As the Fort Smith Board of Directors plans for the 2024 operating budget, directors discussed the city’s $150,000 investment in 64.6 Downtown, with members saying they hoped the investment would bring more grants, downtown development, and downtown visitor traffic.
“I understood that when we entered into this partnership with 64.6, it opened us up for grant opportunities. We would have a return on the investment. We give $150,000 to 64.6. How much did we generate in 2023 in grant dollars and how much will we in 2024 and 2025?” Director Neal Martin said during a discussion with the 64.6 Downtown board of directors during a Fort Smith Board of Directors study session on Dec. 12.
Mitch Minnick, chair of the 64.6 Downtown board, said among other things the city had benefited through a $40,000 grant for art infused transit shelters that 64.6 received. The non-profit organization announced in fall of 2022 that it had received a $90,000 grant from the Mortimer & Mimi Levitt Foundation to continue the Levitt AMP Fort Smith Music Series, which was held in May and June this year as well as in September. The music series will return for two series segments – one in May and another in September again next year. 64.6 also received a $1,000 in an in kind grant from a local business owner for the downtown Christmas programs this year, Minnick said.
As an organization, 64.6’s first and foremost focus is to represent Fort Smith with Main Street Arkansas, focusing on the four points of focus – organization structure, design ascetics, promotion of downtown and economic vitality, Minnick said.
The city and 64.6 Downtown began their relationship in 2017 when the city decided to work with 64.6 to create a plan to propel the downtown forward, Talicia Richardson, 64.6 executive director, said in a BOD study session in June. She said the plan used existing project ideas for the city and became a working document focused on mobility, infrastructure and activating the riverfront.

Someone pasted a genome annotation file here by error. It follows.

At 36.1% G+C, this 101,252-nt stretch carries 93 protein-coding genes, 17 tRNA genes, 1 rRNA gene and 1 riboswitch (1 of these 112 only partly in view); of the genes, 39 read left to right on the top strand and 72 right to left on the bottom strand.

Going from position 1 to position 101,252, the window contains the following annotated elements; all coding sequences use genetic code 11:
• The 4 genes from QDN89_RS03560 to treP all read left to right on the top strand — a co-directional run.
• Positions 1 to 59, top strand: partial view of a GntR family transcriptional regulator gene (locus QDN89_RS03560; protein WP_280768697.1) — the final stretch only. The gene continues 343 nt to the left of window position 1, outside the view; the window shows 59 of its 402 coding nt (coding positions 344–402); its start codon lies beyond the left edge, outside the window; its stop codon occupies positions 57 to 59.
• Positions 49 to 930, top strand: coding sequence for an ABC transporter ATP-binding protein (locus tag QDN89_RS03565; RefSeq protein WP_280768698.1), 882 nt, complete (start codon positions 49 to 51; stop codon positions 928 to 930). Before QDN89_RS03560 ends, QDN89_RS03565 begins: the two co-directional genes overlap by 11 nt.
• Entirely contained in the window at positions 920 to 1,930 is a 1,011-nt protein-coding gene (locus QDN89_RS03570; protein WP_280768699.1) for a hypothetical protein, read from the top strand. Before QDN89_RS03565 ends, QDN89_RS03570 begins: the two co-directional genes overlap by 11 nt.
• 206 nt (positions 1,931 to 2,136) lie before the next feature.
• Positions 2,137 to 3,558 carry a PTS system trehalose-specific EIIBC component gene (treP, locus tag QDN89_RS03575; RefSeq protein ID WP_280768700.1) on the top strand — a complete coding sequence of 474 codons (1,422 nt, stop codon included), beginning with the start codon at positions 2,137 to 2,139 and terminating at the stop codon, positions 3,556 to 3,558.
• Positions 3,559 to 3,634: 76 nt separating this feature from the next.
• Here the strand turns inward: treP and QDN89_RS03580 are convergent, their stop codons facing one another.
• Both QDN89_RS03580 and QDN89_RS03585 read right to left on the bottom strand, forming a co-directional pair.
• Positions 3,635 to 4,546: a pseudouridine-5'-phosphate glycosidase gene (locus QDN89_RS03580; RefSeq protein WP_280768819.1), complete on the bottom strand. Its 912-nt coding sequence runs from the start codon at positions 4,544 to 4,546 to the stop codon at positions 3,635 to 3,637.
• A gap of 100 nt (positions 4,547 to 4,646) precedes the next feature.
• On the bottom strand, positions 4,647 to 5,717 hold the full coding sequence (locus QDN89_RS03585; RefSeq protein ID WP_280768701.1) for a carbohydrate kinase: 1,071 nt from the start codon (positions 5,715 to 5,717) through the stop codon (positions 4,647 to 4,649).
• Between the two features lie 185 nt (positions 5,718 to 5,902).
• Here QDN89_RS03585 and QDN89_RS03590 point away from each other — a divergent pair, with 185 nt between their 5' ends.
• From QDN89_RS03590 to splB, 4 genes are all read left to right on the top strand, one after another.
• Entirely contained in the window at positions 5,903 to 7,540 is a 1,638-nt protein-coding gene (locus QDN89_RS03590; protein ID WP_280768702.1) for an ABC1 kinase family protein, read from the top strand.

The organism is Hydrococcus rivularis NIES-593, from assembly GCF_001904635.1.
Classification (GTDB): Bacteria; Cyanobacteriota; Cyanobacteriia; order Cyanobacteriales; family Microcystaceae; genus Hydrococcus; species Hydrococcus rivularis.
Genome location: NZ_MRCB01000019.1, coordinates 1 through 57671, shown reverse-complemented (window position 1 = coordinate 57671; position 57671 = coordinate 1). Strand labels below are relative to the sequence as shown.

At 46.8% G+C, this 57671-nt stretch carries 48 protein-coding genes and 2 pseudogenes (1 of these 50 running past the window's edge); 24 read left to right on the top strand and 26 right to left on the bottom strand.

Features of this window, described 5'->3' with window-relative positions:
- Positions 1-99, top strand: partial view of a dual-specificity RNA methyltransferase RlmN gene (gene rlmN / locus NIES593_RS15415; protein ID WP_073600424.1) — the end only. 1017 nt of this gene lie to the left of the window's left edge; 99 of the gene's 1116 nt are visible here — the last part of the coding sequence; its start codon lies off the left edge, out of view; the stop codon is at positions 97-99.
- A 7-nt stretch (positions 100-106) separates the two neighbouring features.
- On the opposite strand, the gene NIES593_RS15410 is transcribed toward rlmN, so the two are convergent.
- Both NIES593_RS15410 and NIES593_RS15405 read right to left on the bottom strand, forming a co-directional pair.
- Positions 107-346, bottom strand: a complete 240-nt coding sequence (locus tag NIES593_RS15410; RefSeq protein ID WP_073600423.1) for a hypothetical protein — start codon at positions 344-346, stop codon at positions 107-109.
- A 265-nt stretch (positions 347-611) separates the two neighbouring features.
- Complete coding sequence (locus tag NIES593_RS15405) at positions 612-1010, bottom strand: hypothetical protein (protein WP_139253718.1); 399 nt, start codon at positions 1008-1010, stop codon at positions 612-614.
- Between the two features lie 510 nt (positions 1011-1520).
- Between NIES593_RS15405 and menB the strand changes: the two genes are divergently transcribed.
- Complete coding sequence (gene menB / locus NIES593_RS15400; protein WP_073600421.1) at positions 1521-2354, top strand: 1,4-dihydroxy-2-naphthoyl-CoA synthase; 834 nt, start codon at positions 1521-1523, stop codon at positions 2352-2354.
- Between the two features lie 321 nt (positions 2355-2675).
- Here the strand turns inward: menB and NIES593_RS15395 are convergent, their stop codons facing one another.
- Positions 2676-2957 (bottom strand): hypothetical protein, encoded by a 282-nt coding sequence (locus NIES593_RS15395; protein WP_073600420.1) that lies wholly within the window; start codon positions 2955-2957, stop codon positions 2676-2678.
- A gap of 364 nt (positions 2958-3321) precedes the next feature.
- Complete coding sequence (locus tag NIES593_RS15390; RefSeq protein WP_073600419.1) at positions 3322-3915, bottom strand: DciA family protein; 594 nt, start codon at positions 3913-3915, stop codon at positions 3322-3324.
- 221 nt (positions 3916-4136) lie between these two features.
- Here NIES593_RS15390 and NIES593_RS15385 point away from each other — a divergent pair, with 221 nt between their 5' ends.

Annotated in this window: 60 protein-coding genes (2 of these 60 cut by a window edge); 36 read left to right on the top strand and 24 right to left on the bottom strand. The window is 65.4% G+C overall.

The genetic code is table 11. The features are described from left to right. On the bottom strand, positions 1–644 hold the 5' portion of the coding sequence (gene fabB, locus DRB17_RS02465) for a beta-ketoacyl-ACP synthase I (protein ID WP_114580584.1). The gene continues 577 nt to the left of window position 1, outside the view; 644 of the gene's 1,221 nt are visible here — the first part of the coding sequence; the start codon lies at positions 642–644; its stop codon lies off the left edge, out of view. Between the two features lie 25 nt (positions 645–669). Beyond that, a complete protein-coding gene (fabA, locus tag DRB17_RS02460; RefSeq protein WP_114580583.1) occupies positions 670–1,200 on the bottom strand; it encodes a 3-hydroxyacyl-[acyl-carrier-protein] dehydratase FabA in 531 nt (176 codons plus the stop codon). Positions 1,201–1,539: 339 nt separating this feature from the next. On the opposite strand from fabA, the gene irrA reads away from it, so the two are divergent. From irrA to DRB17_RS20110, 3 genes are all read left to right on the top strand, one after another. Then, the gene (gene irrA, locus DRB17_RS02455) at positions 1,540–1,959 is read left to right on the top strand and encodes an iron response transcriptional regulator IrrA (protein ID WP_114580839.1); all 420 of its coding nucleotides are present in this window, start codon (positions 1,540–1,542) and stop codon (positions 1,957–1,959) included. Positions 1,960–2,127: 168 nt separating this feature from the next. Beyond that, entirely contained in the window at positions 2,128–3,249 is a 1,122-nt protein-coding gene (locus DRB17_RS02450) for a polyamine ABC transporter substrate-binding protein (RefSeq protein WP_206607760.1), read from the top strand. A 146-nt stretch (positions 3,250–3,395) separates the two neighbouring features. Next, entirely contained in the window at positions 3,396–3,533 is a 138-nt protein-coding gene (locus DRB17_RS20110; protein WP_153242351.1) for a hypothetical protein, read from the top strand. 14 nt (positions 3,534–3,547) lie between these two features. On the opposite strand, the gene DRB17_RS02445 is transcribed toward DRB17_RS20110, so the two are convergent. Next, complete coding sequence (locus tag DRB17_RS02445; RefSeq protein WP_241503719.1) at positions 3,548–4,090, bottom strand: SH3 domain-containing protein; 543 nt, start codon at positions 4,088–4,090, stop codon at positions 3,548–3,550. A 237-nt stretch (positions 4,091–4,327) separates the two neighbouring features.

64.6 Downtown was the organization responsible for Fort Smith receiving designation as a Main Street Arkansas city in 2020 and has been the representative of Fort Smith for that program unfunded since.
In February, the BOD approved a downtown development services and Main Street public services agreement with 64.6 that gives the non-profit organization $12,500 per month (not to exceed $150,000 in a year) plus reimbursement expenses for the 64.6 to continue as the city’s Main Street Arkansas entity of record and to perform all the things necessary to be a part of that program.
Fort Smith had been part of Main Street as a Downtown Network Community since 2007. Main Street Arkansas is a program within the Arkansas Historic Preservation Program (AHPP). It was established in 1984 to help spark life into Arkansas’s traditionally commercial areas, a media release said. The program works with “community members committed to revitalizing and preserving downtowns across” the state. At the state level, Main Street Arkansas offers consultation services including interior and exterior design help, small business advice and grant opportunities to its members.
“64.6 Downtown is the City’s Main Street program and as such, it supports our downtown businesses by providing advocacy and providing links to grants and to technical assistance from the Main Street program,” said City Administrator Carl Geffken.
During the board’s Dec. 12 study session, Richardson said the contract with the city allows for a steady stream of funding to allow the organization to have professional staff as well as to fund the different types of activities they have throughout the year. Some of the activities or programs 64.6 has coordinated this year are the Downtown Guide, which lists retailers, restaurants, bars, offices and attractions in downtown, the Cisterna Park Christmas program, care of the statues in Gateway Park, and the art installations in the city’s transit shelters.
“That contractual relationship allows 64.6 ability to bring on additional staffing, so that we can focus more on trying to program for downtown and build relationships with property owners and residents and hopefully build to that critical mass so that its not hard for us to say lets have a First Thursday event (downtown) and keep your shops open until 7 p.m.,” Richardson said.
Directors expressed a desire to see more events or programs downtown that would allow residents and visitors to experience more downtown during the evenings and at night. Director Kevin Settle listed some of the things downtown Main Street in Van Buren does to bring shoppers and diners to the area at nights, especially during December.
“64.6 is vital in my honest opinion to the future of not only downtown but Fort Smith as development is rapidly occurring on the riverfront. They have done a lot of great work,” said Fort Smith Mayor George McGill. “64.6 is that touch point with those interested in starting businesses downtown, developing downtown and activities downtown. I think it is important to have that touchpoint and 64.6 is that.”